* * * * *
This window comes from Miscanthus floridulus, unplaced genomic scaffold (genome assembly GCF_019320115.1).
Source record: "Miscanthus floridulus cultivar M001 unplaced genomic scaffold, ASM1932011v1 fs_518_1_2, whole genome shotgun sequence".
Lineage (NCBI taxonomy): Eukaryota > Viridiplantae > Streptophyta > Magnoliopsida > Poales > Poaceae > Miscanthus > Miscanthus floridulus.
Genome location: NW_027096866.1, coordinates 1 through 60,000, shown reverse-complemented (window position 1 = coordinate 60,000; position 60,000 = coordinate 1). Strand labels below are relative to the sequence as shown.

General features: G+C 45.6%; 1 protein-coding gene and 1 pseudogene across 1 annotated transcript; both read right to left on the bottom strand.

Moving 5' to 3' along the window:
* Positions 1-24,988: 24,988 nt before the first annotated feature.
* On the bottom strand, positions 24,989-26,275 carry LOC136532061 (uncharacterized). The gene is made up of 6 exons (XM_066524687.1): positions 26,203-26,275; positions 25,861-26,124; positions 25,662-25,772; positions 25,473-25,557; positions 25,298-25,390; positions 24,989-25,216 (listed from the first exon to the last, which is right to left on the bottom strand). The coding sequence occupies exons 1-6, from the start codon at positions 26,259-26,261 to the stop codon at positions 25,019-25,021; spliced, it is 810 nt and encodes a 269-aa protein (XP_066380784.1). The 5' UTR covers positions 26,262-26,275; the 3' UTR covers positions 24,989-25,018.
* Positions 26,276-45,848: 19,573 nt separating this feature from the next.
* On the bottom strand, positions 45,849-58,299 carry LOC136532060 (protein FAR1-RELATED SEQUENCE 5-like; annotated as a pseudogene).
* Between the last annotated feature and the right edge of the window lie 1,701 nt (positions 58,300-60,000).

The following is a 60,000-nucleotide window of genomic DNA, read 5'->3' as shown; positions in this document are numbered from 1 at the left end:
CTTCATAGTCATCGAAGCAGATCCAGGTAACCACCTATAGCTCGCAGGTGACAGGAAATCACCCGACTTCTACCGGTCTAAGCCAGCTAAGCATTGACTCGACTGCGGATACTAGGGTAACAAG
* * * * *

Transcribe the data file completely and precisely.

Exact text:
This window comes from Miscanthus floridulus, unplaced genomic scaffold (genome assembly GCF_019320115.1).
Source record: "Miscanthus floridulus cultivar M001 unplaced genomic scaffold, ASM1932011v1 fs_518_1_2, whole genome shotgun sequence".
Lineage (NCBI taxonomy): Eukaryota > Viridiplantae > Streptophyta > Magnoliopsida > Poales > Poaceae > Miscanthus > Miscanthus floridulus.
Genome location: NW_027096866.1, coordinates 1 through 60,000, shown reverse-complemented (window position 1 = coordinate 60,000; position 60,000 = coordinate 1). Strand labels below are relative to the sequence as shown.

General features: G+C 45.6%; 1 protein-coding gene and 1 pseudogene across 1 annotated transcript; both read right to left on the bottom strand.

Moving 5' to 3' along the window:
* Positions 1-24,988: 24,988 nt before the first annotated feature.
* On the bottom strand, positions 24,989-26,275 carry LOC136532061 (uncharacterized). The gene is made up of 6 exons (XM_066524687.1): positions 26,203-26,275; positions 25,861-26,124; positions 25,662-25,772; positions 25,473-25,557; positions 25,298-25,390; positions 24,989-25,216 (listed from the first exon to the last, which is right to left on the bottom strand). The coding sequence occupies exons 1-6, from the start codon at positions 26,259-26,261 to the stop codon at positions 25,019-25,021; spliced, it is 810 nt and encodes a 269-aa protein (XP_066380784.1). The 5' UTR covers positions 26,262-26,275; the 3' UTR covers positions 24,989-25,018.
* Positions 26,276-45,848: 19,573 nt separating this feature from the next.
* On the bottom strand, positions 45,849-58,299 carry LOC136532060 (protein FAR1-RELATED SEQUENCE 5-like; annotated as a pseudogene).
* Between the last annotated feature and the right edge of the window lie 1,701 nt (positions 58,300-60,000).

The following is a 60,000-nucleotide window of genomic DNA, read 5'->3' as shown; positions in this document are numbered from 1 at the left end:
CTTCATAGTCATCGAAGCAGATCCAGGTAACCACCTATAGCTCGCAGGTGACAGGAAATCACCCGACTTCTACCGGTCTAAGCCAGCTAAGCATTGACTCGACTGCGGATACTAGGGTAACAAG